So, this is my pulled pork theory: just because I like a particular kind of books doesn't make me blind to the differences in quality from one offering to the next (the opposite probably applies.) And, it is important, for my professional life, to widely sample different kinds of writings and styles, all sorts of genres and formulas, so when it comes to discerning the poorly done, the mundane, and the divine, I can make well-informed and balanced judgments.


Hitler's Canary

Author: Sandi Toksvis
Reading Level: 5th - 7th

Pages: 191
Publisher: Roaring Brook (originally Randomhouse, UK, 2005)
Edition: Hardcover, 2007

What a feat... a tender, courageous, and often wryly humorous tale about the horrors of the Nazi occupation of Denmark. (Even if it's just a small corner of the world the Nazi's had a hold on.) Because of the courage and ingenuity and the strong belief in human equality of the Danish people, most of the 8000+ Jews were sheltered, transported to safety, and survived. This story from pre-and-early-teen Basme's (Teddy Bear) view point should be introduced to as many young readers as we can! It does not have extremely gruesome depictions that will upset young readers who have yet to know this part of our history, but it has plenty of nerve-wrecking moments and conflicts to hold one's attention and interest. There is great sacrifice and a few upsetting events (at least two quite irrevocable sufferings) toward the end of the tale, justifiably depicted. I cried, laughed, and gasped with terror, during the great theatrical scene that Mama staged to save their neighbors. Knowing that the story is inspired by family histories and relatives of the author I bought the story even more.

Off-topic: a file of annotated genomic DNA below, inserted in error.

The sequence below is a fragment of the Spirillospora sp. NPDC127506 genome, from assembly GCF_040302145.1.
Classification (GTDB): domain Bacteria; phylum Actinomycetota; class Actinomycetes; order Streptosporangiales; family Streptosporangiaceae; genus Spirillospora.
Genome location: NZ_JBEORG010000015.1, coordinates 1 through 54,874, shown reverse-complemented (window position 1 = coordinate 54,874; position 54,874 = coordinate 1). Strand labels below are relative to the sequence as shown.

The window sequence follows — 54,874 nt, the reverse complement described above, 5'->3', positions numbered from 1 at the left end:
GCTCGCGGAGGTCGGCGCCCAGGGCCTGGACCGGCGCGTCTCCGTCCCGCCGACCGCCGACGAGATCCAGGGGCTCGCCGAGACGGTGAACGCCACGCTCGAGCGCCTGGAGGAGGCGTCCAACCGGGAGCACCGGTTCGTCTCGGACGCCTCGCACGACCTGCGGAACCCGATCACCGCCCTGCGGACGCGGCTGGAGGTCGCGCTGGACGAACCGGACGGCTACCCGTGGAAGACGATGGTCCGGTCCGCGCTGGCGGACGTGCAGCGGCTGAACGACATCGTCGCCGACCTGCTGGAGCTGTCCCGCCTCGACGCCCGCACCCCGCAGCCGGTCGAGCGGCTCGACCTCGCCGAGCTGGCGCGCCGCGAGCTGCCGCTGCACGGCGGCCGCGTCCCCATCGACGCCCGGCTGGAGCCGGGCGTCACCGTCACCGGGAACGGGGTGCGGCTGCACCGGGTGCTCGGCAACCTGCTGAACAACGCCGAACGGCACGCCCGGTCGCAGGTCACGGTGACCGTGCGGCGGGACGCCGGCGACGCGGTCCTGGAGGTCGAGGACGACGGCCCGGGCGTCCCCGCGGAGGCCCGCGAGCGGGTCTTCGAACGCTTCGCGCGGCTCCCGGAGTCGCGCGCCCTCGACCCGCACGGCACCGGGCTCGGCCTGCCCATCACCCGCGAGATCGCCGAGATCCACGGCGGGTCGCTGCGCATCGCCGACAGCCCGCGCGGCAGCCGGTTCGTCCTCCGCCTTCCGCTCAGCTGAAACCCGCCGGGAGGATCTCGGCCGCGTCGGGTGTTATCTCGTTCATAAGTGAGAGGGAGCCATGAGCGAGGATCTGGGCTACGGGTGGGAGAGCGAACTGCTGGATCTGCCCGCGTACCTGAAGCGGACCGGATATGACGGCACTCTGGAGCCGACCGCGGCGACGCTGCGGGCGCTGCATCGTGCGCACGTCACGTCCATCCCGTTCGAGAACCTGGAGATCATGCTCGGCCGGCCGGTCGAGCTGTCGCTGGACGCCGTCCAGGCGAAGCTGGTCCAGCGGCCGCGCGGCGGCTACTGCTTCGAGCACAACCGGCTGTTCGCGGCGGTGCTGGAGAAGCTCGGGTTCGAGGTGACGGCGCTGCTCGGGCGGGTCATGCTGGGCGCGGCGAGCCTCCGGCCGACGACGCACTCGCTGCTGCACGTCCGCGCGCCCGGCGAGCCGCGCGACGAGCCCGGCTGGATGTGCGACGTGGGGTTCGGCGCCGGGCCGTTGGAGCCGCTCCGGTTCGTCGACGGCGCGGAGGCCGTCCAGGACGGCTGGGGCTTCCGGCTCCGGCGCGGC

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Thursday, August 09, 2007

Serving on the Notables

So. Some of you might know that this year (and next and who knows...) I have been reading as a Member of the ALSC Notable Children's Books Committee, along with ten other VERY diligent and VERY intelligent and extremely knowledgeable and generous members!